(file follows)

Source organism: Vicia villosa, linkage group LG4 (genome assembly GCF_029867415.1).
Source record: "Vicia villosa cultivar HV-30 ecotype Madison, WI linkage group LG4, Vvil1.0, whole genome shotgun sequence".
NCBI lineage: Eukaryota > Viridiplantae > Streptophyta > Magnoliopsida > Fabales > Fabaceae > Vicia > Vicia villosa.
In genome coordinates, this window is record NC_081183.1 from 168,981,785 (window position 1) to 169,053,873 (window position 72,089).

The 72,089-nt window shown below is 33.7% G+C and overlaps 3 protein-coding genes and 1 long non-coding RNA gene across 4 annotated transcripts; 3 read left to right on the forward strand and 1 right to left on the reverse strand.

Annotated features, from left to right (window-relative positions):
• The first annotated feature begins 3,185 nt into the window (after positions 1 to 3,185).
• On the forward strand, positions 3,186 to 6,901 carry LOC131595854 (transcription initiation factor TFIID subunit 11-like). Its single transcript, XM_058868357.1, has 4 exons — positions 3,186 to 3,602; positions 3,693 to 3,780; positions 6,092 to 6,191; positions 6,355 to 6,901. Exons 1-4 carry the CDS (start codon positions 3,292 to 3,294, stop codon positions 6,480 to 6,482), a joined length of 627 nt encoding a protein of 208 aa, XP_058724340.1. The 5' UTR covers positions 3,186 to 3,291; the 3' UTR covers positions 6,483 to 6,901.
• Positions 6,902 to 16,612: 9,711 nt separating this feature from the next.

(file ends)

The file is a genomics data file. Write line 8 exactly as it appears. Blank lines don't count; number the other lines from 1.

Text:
• On the forward strand, positions 3,186 to 6,901 carry LOC131595854 (transcription initiation factor TFIID subunit 11-like). Its single transcript, XM_058868357.1, has 4 exons — positions 3,186 to 3,602; positions 3,693 to 3,780; positions 6,092 to 6,191; positions 6,355 to 6,901. Exons 1-4 carry the CDS (start codon positions 3,292 to 3,294, stop codon positions 6,480 to 6,482), a joined length of 627 nt encoding a protein of 208 aa, XP_058724340.1. The 5' UTR covers positions 3,186 to 3,291; the 3' UTR covers positions 6,483 to 6,901.